analysis could be performed, at least for a few facilities and years of operation, for the case-control study.

Nevertheless, at the very least, any epidemiologic study will need to address uncertainty, at least qualitatively. Such an analysis should:

  • Identify, evaluate, and rank all potential sources of major uncertainty and identify site-to-site and temporal differences;
  • Identify potential bias versus random errors in the dose calculations that could affect interpretation of the epidemiologic findings; and
  • Identify shared errors23 as opposed to stochastic variability to properly evaluate the risk from radiation exposure should any increased risk of cancer be identified.

Although the reported environmental monitoring data for almost all sites and times was either below minimum detectable levels or, for external radiation, not distinguishable from background, an epidemiologic study could still use these data to set upper limits on the reported effluents by back-calculating from the minimum detection levels. This would at least place upper bounds on effluent releases.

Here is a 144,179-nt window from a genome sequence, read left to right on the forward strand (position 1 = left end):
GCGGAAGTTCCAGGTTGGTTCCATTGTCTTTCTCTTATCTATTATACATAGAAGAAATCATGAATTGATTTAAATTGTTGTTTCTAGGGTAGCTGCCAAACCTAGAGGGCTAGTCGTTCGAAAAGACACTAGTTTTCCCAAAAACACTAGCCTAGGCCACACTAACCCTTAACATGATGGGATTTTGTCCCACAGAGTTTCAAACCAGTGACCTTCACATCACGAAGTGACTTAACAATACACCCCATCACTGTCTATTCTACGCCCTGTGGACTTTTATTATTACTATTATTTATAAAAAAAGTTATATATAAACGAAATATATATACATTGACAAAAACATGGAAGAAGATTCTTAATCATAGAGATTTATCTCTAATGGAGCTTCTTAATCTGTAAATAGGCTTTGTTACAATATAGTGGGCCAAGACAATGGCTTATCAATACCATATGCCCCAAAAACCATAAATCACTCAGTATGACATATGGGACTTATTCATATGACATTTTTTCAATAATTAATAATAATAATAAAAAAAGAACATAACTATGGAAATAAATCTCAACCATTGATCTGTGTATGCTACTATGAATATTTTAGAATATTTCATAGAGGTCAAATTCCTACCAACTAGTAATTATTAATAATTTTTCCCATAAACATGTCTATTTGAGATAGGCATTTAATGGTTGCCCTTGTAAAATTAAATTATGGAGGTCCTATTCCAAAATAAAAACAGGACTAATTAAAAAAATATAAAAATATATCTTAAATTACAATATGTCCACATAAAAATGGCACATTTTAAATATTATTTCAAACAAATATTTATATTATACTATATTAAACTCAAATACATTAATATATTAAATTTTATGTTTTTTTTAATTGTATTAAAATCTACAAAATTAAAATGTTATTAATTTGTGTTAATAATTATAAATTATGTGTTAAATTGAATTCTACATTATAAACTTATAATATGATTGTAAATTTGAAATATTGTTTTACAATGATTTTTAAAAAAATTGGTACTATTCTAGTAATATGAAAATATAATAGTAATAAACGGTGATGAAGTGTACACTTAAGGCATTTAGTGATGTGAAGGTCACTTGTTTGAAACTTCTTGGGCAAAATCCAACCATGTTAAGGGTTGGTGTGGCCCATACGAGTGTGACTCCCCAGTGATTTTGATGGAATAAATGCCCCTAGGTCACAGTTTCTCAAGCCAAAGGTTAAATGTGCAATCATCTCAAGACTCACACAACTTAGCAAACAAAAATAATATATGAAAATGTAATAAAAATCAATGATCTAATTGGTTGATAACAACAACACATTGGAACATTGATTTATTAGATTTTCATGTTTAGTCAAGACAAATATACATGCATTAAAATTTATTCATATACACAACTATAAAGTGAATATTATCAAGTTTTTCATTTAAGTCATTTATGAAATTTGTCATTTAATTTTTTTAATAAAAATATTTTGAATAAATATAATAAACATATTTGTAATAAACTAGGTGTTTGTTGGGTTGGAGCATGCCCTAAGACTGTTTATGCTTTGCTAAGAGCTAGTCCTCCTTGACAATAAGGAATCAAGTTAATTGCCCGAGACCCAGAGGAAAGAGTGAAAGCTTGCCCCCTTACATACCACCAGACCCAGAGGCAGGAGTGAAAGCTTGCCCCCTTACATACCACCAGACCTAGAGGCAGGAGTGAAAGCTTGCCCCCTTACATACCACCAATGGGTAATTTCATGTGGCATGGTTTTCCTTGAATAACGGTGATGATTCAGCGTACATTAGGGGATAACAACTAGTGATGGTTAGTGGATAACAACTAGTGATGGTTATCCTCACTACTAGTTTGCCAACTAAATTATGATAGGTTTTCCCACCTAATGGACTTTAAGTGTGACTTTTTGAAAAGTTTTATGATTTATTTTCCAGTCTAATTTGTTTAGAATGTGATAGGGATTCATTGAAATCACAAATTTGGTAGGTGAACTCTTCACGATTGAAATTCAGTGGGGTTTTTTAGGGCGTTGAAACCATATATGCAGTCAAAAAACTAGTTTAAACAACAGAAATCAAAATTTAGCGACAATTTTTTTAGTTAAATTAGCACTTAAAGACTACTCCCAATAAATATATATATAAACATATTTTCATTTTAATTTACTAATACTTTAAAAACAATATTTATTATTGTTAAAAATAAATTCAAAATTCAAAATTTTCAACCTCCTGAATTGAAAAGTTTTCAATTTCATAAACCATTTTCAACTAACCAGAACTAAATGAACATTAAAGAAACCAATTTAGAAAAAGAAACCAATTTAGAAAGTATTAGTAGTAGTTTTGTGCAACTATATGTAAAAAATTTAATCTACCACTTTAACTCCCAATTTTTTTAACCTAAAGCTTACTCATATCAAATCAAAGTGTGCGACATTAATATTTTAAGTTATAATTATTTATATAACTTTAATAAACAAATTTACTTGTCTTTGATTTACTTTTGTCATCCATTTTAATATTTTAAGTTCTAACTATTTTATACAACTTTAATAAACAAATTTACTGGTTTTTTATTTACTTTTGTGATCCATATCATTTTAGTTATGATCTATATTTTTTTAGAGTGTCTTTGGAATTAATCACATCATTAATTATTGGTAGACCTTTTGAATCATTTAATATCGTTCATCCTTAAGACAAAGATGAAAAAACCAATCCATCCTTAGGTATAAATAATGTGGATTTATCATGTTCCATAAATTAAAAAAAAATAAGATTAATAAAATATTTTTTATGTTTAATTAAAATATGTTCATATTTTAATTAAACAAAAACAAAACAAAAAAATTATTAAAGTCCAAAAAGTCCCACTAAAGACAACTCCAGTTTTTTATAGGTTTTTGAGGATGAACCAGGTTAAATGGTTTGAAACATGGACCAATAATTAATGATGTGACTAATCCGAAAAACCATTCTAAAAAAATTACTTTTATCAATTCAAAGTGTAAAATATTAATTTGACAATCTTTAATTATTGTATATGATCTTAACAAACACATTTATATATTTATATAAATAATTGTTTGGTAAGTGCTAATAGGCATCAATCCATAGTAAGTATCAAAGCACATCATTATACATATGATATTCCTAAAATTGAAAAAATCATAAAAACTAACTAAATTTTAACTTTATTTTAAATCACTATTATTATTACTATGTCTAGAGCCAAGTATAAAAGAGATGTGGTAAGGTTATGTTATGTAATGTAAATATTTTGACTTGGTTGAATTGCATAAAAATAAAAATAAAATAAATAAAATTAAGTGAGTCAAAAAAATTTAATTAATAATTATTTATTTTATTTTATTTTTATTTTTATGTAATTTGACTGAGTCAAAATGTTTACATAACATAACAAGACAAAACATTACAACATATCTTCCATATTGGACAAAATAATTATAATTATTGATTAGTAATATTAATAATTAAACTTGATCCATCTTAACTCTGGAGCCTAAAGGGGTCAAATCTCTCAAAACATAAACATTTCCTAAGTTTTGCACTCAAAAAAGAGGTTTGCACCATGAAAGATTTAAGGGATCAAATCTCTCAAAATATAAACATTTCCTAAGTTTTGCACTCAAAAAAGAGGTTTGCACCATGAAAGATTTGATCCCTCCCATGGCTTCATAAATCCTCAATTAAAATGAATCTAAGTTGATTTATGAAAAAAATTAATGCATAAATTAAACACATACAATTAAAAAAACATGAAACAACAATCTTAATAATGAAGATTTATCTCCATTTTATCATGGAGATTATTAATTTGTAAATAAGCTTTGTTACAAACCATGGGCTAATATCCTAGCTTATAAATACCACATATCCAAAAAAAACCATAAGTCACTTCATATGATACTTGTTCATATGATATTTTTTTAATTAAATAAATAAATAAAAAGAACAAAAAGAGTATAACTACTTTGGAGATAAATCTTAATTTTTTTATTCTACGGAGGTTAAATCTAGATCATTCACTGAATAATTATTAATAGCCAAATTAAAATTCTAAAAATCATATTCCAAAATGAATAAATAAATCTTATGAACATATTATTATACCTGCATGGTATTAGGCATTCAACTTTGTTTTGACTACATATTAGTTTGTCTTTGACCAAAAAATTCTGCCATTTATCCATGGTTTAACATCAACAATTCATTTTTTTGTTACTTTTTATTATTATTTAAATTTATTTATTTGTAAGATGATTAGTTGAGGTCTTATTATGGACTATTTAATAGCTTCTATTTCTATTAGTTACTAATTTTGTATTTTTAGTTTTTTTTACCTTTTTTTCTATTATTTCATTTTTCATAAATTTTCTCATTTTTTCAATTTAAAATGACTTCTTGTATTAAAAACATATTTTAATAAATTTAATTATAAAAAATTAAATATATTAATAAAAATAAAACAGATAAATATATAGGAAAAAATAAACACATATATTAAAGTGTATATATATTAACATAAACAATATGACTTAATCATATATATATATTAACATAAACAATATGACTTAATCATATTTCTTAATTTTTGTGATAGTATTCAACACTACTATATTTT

This chapter provides the committee’s assessment of methodological approaches for assessing offsite radiation doses to populations living near nuclear plants and fuel-cycle facilities to support an epidemiologic study. Based on this assessment, the committee finds that:

  1. Absorbed dose—the energy deposited by ionizing radiation per unit mass of tissue in specific organs of interest—is the appropriate dose quantity for use in an epidemiologic study. Other dose quantities, for example effective dose, equivalent dose, and collective dose, are designed for regulatory purposes and are not appropriate for epidemiologic studies (see Section 3.4.1). The dose to a maximally exposed individual (MEI) is also not an appropriate quantity for an epidemiologic study because it provides a high-sided estimate at

23 As discussed in NCRP (2009b), uncertainties that are common to many individuals (for example, error in the amount of effluents from a facility) can introduce bias (systematic uncertainty) in estimated doses compared to uncertainties that are unshared and represent stochastic variability in true doses among individuals. When uncertainties are shared among individuals in a population, the degree of variability in true doses among individuals is less than would be estimated by assuming that uncertainties in each individual’s dose are purely random. An overestimation of the variability in true doses among individuals results in a suppression of dose-response relationships derived in an epidemiologic study, i.e., the true dose response is flattened (Schafer and Gilbert, 2006).

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